1. CVE-2021-43899 – Microsoft 4K Wireless Display Adapter

The 3rd & final 9.8 CVSS-rate bug is CVE-2021-43899, which also allows RCE on an affected device, if the attacker has a foothold on the same network as the Microsoft 4K Display Adapter. Exploitation is a matter of sending specially crafted packets to the affected device, according to Microsoft.

“Patching this won’t be an easy chore,” Childs outlined. “To be protected, users need to install the Microsoft Wireless Display Adapter application from the Microsoft Store onto a system connected to the Microsoft 4K Wireless Display Adapter. Only then can they use the ‘Update & Security’ section of the app to download the latest firmware to mitigate this bug.”

  1. CVE-2021-43905 in Microsoft Office

Another critical RCE bug (CVE-2021-43905) exists in the Microsoft Office app; it rates 9.6 on the CVSS vulnerability-severity scale, & Microsoft marked it as “exploitation more likely.”

“Very little is given away in the advisory to identify what the immediate risk is – it simply states the affected product as ‘Office App,’” Breen noted.

“This can make it difficult for security teams to prioritise or put mitigations in place if quick patching is not available – especially when security teams are already tied down with other critical patching.”

However, Aleks Haugom, Researcher at Automox, explained it should be a priority for patching.

“As a low-complexity vulnerability, an attacker can expect repeated results,” he outlined in a Tues. analysis.

“Although Microsoft has not disclosed exactly what user interaction is required for the attacker to succeed they have confirmed that the Preview Pane is not an attacker vector.

Given that this threat can impact resources beyond the security scope managed by the security authority immediate remediation actions are advised.”

  1. CVE-2021-42310 in Microsoft Defender for IoT

One of 10 issues found in Defender for IoT, this bug (CVE-2021-42310) allows RCE & rates 8.1 on the CVSS scale.

“A password reset request consists of a signed JSON document, a signing certificate, & an intermediate certificate that was used to sign the signing certificate,” explained Childs.

“The intermediate certificate is supposed to chain up to a root CA certificate built into the appliance. Due to a flaw in this process, an attacker can reset someone else’s password. Patching these bugs requires a sysadmin to take action on the device itself.”

The other 9 bugs in the platform include 7 other RCE vulnerabilities, 1 elevation of privilege vulnerability & 1 data disclosure vulnerability, all rated “important.”

  1. CVE-2021-43217 in the Windows Encrypting File System (EFS)

This bug (CVE-2021-43217) allows RCE & rates 8.1 on the CVSS scale.

“An attacker could cause a buffer overflow that would leading to unauthenticated non-sandboxed code execution, even if the EFS service isn’t running at the time,” Childs explained. “EFS interfaces can trigger a start of the EFS service if it is not running.”

Jay Goodman, in the Automox posting, noted that it can be chained with the publicly disclosed elevation of privilege vulnerability in EFS & presents a special threat.

Critical to Securing

“While either of these vulnerabilities constitute impactful disclosures that need to be managed quickly, the combination of the 2 in a near universal service critical to securing & protecting data creates a unique situation,” he said.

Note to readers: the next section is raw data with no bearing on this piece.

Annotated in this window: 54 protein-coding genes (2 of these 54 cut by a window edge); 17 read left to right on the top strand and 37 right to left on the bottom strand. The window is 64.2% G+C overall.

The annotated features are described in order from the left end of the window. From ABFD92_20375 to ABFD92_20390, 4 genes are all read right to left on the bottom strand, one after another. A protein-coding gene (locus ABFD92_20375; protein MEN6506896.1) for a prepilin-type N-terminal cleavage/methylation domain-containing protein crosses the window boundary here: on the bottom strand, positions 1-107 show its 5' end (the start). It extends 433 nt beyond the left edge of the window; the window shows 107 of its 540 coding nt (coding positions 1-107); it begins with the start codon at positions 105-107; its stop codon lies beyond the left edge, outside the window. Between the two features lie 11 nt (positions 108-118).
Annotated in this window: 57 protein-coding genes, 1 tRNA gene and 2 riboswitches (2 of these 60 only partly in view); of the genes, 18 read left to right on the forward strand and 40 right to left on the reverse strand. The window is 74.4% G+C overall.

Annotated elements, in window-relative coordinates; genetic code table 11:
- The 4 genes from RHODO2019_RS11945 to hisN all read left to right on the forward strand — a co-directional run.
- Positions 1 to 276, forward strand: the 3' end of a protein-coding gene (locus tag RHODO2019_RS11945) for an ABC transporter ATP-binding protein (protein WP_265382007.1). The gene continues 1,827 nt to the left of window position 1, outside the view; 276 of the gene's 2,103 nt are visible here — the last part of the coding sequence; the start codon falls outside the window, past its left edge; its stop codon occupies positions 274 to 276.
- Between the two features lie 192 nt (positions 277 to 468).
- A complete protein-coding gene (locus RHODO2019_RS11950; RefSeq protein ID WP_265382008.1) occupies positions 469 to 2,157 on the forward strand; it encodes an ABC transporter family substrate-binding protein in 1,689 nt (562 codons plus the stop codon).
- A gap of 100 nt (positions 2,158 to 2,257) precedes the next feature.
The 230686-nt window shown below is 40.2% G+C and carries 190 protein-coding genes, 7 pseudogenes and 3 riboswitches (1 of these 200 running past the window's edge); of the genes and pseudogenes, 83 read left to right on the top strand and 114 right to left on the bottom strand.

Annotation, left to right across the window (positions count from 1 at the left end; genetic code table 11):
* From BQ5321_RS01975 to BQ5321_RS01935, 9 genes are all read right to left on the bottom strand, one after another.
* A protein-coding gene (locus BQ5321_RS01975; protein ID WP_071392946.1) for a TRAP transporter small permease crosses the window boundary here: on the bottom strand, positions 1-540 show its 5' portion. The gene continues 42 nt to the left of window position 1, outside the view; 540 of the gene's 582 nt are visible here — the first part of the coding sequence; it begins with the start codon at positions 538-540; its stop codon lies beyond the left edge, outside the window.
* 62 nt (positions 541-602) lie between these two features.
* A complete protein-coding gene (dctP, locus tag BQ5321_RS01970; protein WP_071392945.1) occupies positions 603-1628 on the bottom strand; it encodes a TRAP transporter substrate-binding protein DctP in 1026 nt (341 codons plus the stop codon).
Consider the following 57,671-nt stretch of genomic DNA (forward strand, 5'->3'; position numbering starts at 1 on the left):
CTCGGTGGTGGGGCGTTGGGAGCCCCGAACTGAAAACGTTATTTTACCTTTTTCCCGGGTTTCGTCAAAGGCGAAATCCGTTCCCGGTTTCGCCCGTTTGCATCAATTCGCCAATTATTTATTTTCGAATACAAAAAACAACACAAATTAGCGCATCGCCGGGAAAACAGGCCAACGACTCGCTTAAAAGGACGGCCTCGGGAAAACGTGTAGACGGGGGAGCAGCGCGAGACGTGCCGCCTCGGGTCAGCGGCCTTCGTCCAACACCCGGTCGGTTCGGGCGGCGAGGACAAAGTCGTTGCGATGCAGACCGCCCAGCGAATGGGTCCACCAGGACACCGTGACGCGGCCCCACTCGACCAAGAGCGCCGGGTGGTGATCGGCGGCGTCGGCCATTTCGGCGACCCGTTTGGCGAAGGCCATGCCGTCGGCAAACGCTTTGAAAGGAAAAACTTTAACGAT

“Attacks could use the combination of RCE with privilege elevation to quickly deploy, elevate & execute code on a target system with full system rights. This can allow attackers to easily take full control of the system as well as create a base of operations within the network to spread laterally.”

This is a critical pair of vulnerabilities to address as soon as possible to minimize organisational risk.

  1. CVE-2021-43233 in Remote Desktop Client

The flaw (CVE-2021-43233) allows RCE & rates 7 on the CVSS scale. It is listed as “exploitation more likely.”

“This one…would likely require a social engineering or phishing component to be successful,” Breen explained.

“A similar vulnerability, CVE-2021-38666, was reported & patched in Nov. While it was also marked as ‘exploitation more likely,’ thankfully there have been no reports of proof-of-concept code or of it being exploited in the wild, which goes to show how important it is to make your own risk-based approach to prioritising patches.”

High Complexity

Automox Researcher Gina Geisel emphasised the bug’s high complexity for exploitation.

“To exploit this vulnerability, an attacker requires control of a server & then must convince users to connect to it, through social engineering, DNS poisoning or using a man-in-the-middle (MITM) technique, as examples,” she explained.

“An attacker could also compromise a legitimate server, host malicious code on it, & wait for the user to connect.”

Other Microsoft Bugs for Dec.

Childs also tagged CVE-2021-42309, an RCE issue in Microsoft SharePoint Server, as a vulnerability to prioritise. It allows an attacker to bypass the restriction against running arbitrary server-side web controls.

“The vulnerability allows a user to elevate & execute code in the context of the service account,” he explained.

“An attacker would need ‘Manage Lists’ permissions on a SharePoint site, but by default, any authorised user can create their own new site where they have full permissions.”

Unsafe Control

He suggested the issue is similar to the previously patched CVE-2021-28474, except that the unsafe control “is ‘smuggled’ in a property of an allowed control.”

Operating system bugs should be prioritised, researchers added.

“The disclosures include a functional example in the case of the Print Spooler, proof-of-concept for the NTFS & Windows Installer vulnerabilities, so there is some cause to put urgency on the OS updates this month,” Chris Goettl, VP of Product Management at Ivanti, concluded.